What you need to know about low-carb diets

While committing to analyze and improve your food choices is always positive, low-carb diets have serious downsides, can be unsustainable, may lead to long-term weight gain and, at the end of the day, don't work for everyone.

Trendy low-carb diets that call for people to give up pasta and baguettes have spiked in popularity in the last several years.

While committing to analyze and improve your food choices is always positive, low-carb diets have serious downsides, can prove unsustainable, may lead to long-term weight re-gain and, at the end of the day, don't work for long periods of time.

The energy and nutritional benefits that many types of complex and non-processed carbohydrates possess give everyone a serious reason to avoid ditching the multigrain bread and carb-rich fruit and vegetables.

Here are some of the risks and negative consequences associated with low-carbohydrate diets and the top reasons protein intake shouldn't define your diet.

You cannot meet your body's nutritional needs without carbs

Carbs are an important energy source for the brain, and many carb sources contain vital nutrients your body needs to stay healthy. However, not all carbs are equal.

It's true that people looking to lose weight and get healthier will benefit from cutting simple carbs found in cookies, candy and processed white bread. This is because all of these are dense in calories and spike-blood sugar, leading to cravings.

Still, complex carbohydrates, like those found in fruits and vegetables, contain fiber. Fiber balances and controls blood-sugar spikes, and it also contains many nutrients important for a healthy body.

The current Dietary Guidelines for Americans recommends that carbs should make up 45 to 65 percent of your daily caloric intake.

In fact, "An extreme reduction in carbohydrates is very difficult to maintain long-term and makes it impossible to meet the recommended amount of fruit, vegetable and whole-grain servings recommended for a healthy diet," according to EatingWell.

Protein-centric diets might promote unhealthy choices

Many diets that call for followers to cut carbohydrates say that hungry dieters can replace them with protein and fat-rich foods instead.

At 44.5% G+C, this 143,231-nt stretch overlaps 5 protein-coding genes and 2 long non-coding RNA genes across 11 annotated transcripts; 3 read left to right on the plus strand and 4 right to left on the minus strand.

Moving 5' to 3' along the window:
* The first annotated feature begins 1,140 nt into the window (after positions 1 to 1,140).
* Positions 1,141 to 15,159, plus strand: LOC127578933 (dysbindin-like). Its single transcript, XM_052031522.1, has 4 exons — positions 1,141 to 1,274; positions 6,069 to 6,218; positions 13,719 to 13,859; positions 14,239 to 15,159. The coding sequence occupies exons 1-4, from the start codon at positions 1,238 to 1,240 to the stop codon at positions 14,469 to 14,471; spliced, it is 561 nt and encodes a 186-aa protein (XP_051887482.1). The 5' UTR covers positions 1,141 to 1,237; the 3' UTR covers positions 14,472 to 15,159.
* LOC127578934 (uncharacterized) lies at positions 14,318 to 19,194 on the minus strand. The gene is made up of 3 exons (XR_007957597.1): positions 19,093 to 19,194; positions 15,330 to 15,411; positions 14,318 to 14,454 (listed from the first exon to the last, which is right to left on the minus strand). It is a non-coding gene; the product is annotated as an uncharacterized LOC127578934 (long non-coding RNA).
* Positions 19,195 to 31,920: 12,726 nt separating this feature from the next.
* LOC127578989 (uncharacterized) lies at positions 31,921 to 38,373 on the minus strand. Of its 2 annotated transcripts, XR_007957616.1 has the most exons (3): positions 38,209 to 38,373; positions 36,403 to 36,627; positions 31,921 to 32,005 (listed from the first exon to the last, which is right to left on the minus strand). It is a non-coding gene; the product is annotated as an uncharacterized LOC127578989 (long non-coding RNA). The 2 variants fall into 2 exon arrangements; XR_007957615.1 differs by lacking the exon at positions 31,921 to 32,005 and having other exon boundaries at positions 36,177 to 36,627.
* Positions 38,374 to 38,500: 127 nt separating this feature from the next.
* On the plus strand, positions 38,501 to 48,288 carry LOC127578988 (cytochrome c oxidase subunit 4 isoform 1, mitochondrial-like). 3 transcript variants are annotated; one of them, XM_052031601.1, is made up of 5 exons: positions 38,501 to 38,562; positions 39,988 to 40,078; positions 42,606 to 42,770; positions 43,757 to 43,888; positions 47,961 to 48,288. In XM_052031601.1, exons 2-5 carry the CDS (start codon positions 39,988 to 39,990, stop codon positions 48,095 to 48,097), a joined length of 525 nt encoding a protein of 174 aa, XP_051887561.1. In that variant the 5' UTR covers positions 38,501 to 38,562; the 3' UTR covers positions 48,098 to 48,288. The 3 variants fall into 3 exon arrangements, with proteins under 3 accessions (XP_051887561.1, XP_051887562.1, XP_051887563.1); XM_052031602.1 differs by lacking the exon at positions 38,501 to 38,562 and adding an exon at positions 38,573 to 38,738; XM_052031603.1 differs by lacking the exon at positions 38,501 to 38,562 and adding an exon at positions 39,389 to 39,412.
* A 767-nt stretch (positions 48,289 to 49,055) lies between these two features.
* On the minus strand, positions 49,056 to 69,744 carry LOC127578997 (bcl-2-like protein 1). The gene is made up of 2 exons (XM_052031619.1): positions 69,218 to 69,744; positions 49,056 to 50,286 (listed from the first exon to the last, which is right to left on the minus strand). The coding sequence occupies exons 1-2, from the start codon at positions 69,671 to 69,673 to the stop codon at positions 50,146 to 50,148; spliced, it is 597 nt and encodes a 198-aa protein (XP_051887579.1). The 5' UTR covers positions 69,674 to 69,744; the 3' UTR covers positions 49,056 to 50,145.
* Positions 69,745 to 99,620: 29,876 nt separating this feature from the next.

Even though these diets advocate for eating mostly leafy greens, it's often easier to reach for beef jerky or some slices of cheese instead of making a salad - especially when you're feeling fatigued. When it comes down to it, any diet filled with processed, fat-laden or sugary foods puts you at a health risk.

Recent studies estimate that diets filled with highly processed foods like chicken nuggets and beef jerky, both of which are popular snacks for people on Atkins' or the ketogenic diet, increase general cancer risk 11 percent and breast cancer risk by 12 percent, according to Medscape.

Ketosis is hard to keep up

When it comes to losing weight, reducing simple carbohydrates is a key ingredient.

However, eliminating carbohydrates and maintaining the "streak" of no carbs is nearly impossible - not to mention harmful - for many.

The ketogenic diet is one of the most popular low-carb regimens of the last few years, but few see long-term weight loss or health benefits.

The diet is named for the state that the liver goes into in the absence of available carbohydrates to process. In ketosis, body fat provides energy instead of the more easily available simple or complex carbs.

However, any simple or complex carbohydrate will be hungrily devoured by the body, which will swing the body out of ketosis and could trigger powerful cravings for carbs, which can make it easy to binge on unhealthy sugars.

Digesting protein is hard on bones and the kidneys

Even in scenarios where lean protein substitutes for carbs, protein digestion can prove hard on the body and might lead to problems down the road.

"Digesting protein releases acids into the bloodstream. The body neutralizes these acids with calcium - which can be pulled from bone if necessary," according to an article from Harvard Health Publishing.

For this reason, people who eat protein often for long stretches of their lives can potentially develop osteoporosis.

"Eating too much protein also makes the kidneys work harder," the Harvard Health article continues.

Making healthy, balanced diet choices

No person looking at a giant plate of green salad, quinoa and beets or whole-grain pasta with zucchini sauce should think they have to turn these dishes down because they contain too many carbs.

Complex carbohydrates, including fruits, vegetables and whole grains, contain nutrients that are important for your body.

Eliminating processed foods and simple carbohydrates can help you lose weight and get rid of cravings, but getting rid of good foods because they have carbohydrates can do more harm than good.

Take a look at the rest of the Sinclair Cares series for more ideas about how to get and stay healthy. Be sure to consult with your physician before you begin any new diet or nutrition regimen.